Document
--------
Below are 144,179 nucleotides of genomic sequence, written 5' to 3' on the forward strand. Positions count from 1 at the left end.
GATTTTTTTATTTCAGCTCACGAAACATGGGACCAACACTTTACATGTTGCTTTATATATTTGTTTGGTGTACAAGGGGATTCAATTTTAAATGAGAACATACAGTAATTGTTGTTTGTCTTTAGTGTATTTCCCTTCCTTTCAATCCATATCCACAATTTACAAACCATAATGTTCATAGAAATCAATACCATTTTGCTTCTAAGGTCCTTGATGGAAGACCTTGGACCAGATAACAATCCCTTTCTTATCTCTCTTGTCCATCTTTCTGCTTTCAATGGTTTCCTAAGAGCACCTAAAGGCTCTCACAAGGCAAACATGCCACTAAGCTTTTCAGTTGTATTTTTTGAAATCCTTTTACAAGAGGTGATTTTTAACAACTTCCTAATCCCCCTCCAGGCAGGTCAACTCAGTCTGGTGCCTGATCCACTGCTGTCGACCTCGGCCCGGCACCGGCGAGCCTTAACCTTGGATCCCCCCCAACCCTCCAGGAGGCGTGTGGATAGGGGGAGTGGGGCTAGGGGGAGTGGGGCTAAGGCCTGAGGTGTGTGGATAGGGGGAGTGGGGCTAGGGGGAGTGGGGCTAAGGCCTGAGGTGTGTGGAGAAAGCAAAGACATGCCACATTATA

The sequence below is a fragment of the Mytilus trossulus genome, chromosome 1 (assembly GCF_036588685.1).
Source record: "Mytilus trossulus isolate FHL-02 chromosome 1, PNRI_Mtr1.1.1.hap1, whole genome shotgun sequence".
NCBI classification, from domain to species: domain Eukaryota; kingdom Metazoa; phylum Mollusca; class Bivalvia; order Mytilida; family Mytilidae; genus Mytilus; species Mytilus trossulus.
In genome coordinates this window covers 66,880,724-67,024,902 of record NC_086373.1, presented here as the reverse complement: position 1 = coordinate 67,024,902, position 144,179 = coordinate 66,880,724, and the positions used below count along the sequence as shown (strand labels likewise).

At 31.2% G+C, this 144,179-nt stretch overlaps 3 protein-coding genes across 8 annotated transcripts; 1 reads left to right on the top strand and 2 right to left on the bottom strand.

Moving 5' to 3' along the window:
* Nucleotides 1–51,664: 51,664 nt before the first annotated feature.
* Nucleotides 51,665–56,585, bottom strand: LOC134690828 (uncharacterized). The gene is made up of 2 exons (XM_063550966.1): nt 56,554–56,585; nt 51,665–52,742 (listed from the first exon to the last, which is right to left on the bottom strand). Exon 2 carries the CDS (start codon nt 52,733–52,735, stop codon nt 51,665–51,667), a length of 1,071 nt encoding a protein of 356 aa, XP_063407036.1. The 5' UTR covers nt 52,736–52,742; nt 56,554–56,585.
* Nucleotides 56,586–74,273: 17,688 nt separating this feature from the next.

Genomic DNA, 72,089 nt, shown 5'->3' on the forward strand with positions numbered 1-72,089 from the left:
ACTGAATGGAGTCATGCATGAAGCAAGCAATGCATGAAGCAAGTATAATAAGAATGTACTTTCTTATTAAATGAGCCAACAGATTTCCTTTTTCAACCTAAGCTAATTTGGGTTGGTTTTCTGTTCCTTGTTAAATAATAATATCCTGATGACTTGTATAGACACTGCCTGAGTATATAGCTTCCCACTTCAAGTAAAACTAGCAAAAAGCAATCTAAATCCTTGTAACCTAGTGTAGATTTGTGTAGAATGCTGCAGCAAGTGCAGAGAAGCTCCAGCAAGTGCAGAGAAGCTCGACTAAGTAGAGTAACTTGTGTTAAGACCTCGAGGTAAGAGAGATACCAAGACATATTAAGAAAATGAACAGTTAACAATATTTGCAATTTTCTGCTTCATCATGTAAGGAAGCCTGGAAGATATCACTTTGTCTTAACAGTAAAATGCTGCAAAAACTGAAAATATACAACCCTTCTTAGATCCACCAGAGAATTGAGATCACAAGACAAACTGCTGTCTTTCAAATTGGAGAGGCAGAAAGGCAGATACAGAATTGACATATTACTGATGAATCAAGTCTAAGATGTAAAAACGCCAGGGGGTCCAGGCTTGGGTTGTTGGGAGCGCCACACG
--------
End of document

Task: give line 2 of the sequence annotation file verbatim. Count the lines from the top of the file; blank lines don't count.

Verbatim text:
GATTTTTTTATTTCAGCTCACGAAACATGGGACCAACACTTTACATGTTGCTTTATATATTTGTTTGGTGTACAAGGGGATTCAATTTTAAATGAGAACATACAGTAATTGTTGTTTGTCTTTAGTGTATTTCCCTTCCTTTCAATCCATATCCACAATTTACAAACCATAATGTTCATAGAAATCAATACCATTTTGCTTCTAAGGTCCTTGATGGAAGACCTTGGACCAGATAACAATCCCTTTCTTATCTCTCTTGTCCATCTTTCTGCTTTCAATGGTTTCCTAAGAGCACCTAAAGGCTCTCACAAGGCAAACATGCCACTAAGCTTTTCAGTTGTATTTTTTGAAATCCTTTTACAAGAGGTGATTTTTAACAACTTCCTAATCCCCCTCCAGGCAGGTCAACTCAGTCTGGTGCCTGATCCACTGCTGTCGACCTCGGCCCGGCACCGGCGAGCCTTAACCTTGGATCCCCCCCAACCCTCCAGGAGGCGTGTGGATAGGGGGAGTGGGGCTAGGGGGAGTGGGGCTAAGGCCTGAGGTGTGTGGATAGGGGGAGTGGGGCTAGGGGGAGTGGGGCTAAGGCCTGAGGTGTGTGGAGAAAGCAAAGACATGCCACATTATA